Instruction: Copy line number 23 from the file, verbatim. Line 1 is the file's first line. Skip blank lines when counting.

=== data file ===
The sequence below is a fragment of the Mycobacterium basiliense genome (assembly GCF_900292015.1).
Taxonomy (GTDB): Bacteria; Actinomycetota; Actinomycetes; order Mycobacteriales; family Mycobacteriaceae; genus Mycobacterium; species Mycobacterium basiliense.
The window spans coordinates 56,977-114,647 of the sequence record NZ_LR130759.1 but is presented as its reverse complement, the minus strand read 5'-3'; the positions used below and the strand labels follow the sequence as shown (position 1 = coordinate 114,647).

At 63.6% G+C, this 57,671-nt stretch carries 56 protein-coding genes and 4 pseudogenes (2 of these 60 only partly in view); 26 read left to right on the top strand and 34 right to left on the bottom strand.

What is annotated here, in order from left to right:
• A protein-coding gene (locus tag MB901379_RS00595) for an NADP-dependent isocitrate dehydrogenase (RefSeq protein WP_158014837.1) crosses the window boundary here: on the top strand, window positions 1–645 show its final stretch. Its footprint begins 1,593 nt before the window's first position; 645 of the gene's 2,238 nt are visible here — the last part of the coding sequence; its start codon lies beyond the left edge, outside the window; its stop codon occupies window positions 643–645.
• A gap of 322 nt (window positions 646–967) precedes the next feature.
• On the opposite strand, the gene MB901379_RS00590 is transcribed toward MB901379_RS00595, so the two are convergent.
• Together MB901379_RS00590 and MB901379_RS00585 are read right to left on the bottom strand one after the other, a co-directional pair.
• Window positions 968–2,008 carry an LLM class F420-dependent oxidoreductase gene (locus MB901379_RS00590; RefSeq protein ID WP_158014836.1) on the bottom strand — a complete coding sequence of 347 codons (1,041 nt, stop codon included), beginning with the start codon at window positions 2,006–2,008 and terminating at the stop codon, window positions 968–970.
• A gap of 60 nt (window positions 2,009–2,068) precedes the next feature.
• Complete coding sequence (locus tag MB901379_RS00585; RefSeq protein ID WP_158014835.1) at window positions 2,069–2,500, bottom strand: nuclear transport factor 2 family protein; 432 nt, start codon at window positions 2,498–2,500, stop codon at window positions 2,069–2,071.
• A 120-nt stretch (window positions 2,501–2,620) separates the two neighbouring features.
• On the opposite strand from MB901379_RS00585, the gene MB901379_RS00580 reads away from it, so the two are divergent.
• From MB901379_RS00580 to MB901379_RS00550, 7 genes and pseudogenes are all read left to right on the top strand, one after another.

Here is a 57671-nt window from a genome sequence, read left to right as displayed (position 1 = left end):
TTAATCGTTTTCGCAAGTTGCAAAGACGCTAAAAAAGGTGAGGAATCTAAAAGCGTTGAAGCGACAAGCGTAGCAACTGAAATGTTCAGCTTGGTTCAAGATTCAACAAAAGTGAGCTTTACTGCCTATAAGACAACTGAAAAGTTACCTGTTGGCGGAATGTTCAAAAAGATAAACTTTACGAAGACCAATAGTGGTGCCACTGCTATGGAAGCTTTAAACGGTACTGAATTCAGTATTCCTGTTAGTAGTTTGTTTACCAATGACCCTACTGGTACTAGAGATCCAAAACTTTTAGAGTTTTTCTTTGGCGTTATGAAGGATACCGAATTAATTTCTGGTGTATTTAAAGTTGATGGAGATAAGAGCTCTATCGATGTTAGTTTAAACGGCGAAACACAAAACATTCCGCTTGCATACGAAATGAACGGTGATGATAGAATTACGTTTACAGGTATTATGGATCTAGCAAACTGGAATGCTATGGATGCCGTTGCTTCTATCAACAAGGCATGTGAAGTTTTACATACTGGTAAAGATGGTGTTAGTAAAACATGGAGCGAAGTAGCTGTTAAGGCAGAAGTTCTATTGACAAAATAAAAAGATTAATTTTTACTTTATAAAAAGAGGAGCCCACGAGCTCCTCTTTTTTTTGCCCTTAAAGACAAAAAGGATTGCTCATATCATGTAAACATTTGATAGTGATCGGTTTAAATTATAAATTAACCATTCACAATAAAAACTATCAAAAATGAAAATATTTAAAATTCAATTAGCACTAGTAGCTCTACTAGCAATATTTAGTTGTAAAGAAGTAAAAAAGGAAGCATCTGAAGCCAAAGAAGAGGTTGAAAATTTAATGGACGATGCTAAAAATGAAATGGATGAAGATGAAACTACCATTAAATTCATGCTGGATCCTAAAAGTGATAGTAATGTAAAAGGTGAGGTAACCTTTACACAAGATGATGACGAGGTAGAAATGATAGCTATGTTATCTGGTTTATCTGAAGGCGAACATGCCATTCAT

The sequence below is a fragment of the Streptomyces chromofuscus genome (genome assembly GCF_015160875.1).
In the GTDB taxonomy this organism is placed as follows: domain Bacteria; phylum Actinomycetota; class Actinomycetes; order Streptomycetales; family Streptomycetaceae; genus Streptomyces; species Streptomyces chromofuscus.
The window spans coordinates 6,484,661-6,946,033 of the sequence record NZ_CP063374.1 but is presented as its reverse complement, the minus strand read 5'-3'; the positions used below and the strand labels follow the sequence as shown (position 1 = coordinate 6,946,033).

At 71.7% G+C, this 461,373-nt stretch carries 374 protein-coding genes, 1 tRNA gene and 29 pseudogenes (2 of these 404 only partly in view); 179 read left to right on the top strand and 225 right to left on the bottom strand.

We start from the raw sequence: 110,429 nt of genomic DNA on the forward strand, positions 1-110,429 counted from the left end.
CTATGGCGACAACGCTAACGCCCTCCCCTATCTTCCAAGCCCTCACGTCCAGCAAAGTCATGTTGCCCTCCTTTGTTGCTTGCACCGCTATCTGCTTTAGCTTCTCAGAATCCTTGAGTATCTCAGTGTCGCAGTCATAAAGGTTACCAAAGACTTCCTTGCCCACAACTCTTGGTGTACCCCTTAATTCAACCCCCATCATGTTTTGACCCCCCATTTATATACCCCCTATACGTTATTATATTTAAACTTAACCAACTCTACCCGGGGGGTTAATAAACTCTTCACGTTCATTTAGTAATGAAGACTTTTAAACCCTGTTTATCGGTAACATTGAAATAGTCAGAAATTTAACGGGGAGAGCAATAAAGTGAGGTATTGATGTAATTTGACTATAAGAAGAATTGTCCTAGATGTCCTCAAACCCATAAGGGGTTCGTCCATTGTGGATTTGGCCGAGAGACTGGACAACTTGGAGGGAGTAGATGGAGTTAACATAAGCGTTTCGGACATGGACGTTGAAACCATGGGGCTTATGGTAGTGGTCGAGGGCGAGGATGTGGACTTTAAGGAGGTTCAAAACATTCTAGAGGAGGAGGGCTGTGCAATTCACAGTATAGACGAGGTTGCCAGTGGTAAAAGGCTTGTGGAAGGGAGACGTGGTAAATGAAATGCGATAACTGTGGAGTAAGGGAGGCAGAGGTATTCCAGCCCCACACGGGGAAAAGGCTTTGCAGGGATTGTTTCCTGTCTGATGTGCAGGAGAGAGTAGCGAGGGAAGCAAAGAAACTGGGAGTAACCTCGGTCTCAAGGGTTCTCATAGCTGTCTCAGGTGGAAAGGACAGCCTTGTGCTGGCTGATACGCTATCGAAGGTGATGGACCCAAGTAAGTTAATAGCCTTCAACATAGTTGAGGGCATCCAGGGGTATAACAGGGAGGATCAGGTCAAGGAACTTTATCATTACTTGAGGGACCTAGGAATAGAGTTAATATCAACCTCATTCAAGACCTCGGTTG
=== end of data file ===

CTATGGCGACAACGCTAACGCCCTCCCCTATCTTCCAAGCCCTCACGTCCAGCAAAGTCATGTTGCCCTCCTTTGTTGCTTGCACCGCTATCTGCTTTAGCTTCTCAGAATCCTTGAGTATCTCAGTGTCGCAGTCATAAAGGTTACCAAAGACTTCCTTGCCCACAACTCTTGGTGTACCCCTTAATTCAACCCCCATCATGTTTTGACCCCCCATTTATATACCCCCTATACGTTATTATATTTAAACTTAACCAACTCTACCCGGGGGGTTAATAAACTCTTCACGTTCATTTAGTAATGAAGACTTTTAAACCCTGTTTATCGGTAACATTGAAATAGTCAGAAATTTAACGGGGAGAGCAATAAAGTGAGGTATTGATGTAATTTGACTATAAGAAGAATTGTCCTAGATGTCCTCAAACCCATAAGGGGTTCGTCCATTGTGGATTTGGCCGAGAGACTGGACAACTTGGAGGGAGTAGATGGAGTTAACATAAGCGTTTCGGACATGGACGTTGAAACCATGGGGCTTATGGTAGTGGTCGAGGGCGAGGATGTGGACTTTAAGGAGGTTCAAAACATTCTAGAGGAGGAGGGCTGTGCAATTCACAGTATAGACGAGGTTGCCAGTGGTAAAAGGCTTGTGGAAGGGAGACGTGGTAAATGAAATGCGATAACTGTGGAGTAAGGGAGGCAGAGGTATTCCAGCCCCACACGGGGAAAAGGCTTTGCAGGGATTGTTTCCTGTCTGATGTGCAGGAGAGAGTAGCGAGGGAAGCAAAGAAACTGGGAGTAACCTCGGTCTCAAGGGTTCTCATAGCTGTCTCAGGTGGAAAGGACAGCCTTGTGCTGGCTGATACGCTATCGAAGGTGATGGACCCAAGTAAGTTAATAGCCTTCAACATAGTTGAGGGCATCCAGGGGTATAACAGGGAGGATCAGGTCAAGGAACTTTATCATTACTTGAGGGACCTAGGAATAGAGTTAATATCAACCTCATTCAAGACCTCGGTTG